The need for users to be able to encrypt their online communication and data has never been clearer. This need is driven in part by widespread surveillance of Internet traffic by governments. Furthermore, an ever-increasing amount of data is stored in the cloud and actively mined by cloud service providers. We believe it is imperative that users be able to take control of their online data, deciding when and by whom it can be accessed.
Recently there has been significant research and development into secure messaging1, with several secure chat applications being broadly adopted. While such deployments are promising, they still fail to reach the goal of ubiquitous usable encryption for the masses2. First, unlike email, secure communication using these tools is only possible between users of the same tools. Second, they lack many features users expect in communication tools—e.g., archival, search, spam filtering. Finally, there security is often locked behind options and ceremonies that will only be correctly understood and executed by security experts (if even then).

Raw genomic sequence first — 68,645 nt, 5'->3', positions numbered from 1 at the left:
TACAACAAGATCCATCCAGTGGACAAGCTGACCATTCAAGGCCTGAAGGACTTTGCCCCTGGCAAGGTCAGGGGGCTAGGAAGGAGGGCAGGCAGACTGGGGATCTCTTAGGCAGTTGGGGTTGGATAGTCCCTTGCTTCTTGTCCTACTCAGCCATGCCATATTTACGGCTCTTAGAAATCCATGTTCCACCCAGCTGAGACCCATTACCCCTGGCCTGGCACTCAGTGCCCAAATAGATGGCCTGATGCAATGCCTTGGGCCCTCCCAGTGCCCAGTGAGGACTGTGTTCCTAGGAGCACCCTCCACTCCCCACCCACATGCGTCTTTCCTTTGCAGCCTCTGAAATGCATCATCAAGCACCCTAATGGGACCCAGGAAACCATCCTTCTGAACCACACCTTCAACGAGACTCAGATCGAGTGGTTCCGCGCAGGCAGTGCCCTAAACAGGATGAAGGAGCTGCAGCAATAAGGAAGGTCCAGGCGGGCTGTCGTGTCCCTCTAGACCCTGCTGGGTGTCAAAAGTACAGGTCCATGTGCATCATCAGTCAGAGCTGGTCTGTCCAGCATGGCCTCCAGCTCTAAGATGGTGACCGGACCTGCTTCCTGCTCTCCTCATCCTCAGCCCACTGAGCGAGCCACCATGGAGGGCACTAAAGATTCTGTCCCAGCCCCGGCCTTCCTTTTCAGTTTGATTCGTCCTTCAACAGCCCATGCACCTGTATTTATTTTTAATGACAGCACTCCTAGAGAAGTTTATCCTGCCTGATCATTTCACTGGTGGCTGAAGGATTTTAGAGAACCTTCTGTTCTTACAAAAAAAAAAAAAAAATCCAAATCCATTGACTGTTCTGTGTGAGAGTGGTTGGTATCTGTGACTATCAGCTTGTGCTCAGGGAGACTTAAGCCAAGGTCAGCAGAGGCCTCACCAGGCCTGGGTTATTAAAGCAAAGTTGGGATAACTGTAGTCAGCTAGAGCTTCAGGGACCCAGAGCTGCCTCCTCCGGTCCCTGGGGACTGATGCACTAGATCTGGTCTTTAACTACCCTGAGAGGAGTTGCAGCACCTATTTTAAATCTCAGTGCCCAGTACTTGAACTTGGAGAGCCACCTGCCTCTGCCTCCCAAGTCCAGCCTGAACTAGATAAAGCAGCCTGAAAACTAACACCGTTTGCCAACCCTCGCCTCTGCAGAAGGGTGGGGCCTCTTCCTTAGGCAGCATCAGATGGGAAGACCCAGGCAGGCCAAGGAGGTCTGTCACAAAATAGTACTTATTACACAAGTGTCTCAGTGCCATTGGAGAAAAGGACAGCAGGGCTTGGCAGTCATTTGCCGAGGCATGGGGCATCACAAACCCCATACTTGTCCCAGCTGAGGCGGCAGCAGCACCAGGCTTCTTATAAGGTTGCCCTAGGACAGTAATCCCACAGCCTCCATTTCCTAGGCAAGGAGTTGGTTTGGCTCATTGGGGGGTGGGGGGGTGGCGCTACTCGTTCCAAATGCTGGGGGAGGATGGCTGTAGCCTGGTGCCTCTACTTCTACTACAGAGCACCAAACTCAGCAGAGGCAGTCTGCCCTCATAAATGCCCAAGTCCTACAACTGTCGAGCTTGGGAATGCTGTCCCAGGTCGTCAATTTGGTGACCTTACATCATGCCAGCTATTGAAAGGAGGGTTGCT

In our research group, we seek to push forward the frontiers of usable encryption. This includes designing new secure communication tools for email and chat settings, that better meet the needs of real-world users. We also are investigating how to bring content-based encryption to a variety of web applications to allow users and business to use these applications without relinquishing control of their data.
Unger et al. 2015. SoK: Secure Messaging. In Proceedings of the 36th IEEE Symposium on Security and Privacy. IEEE. ↩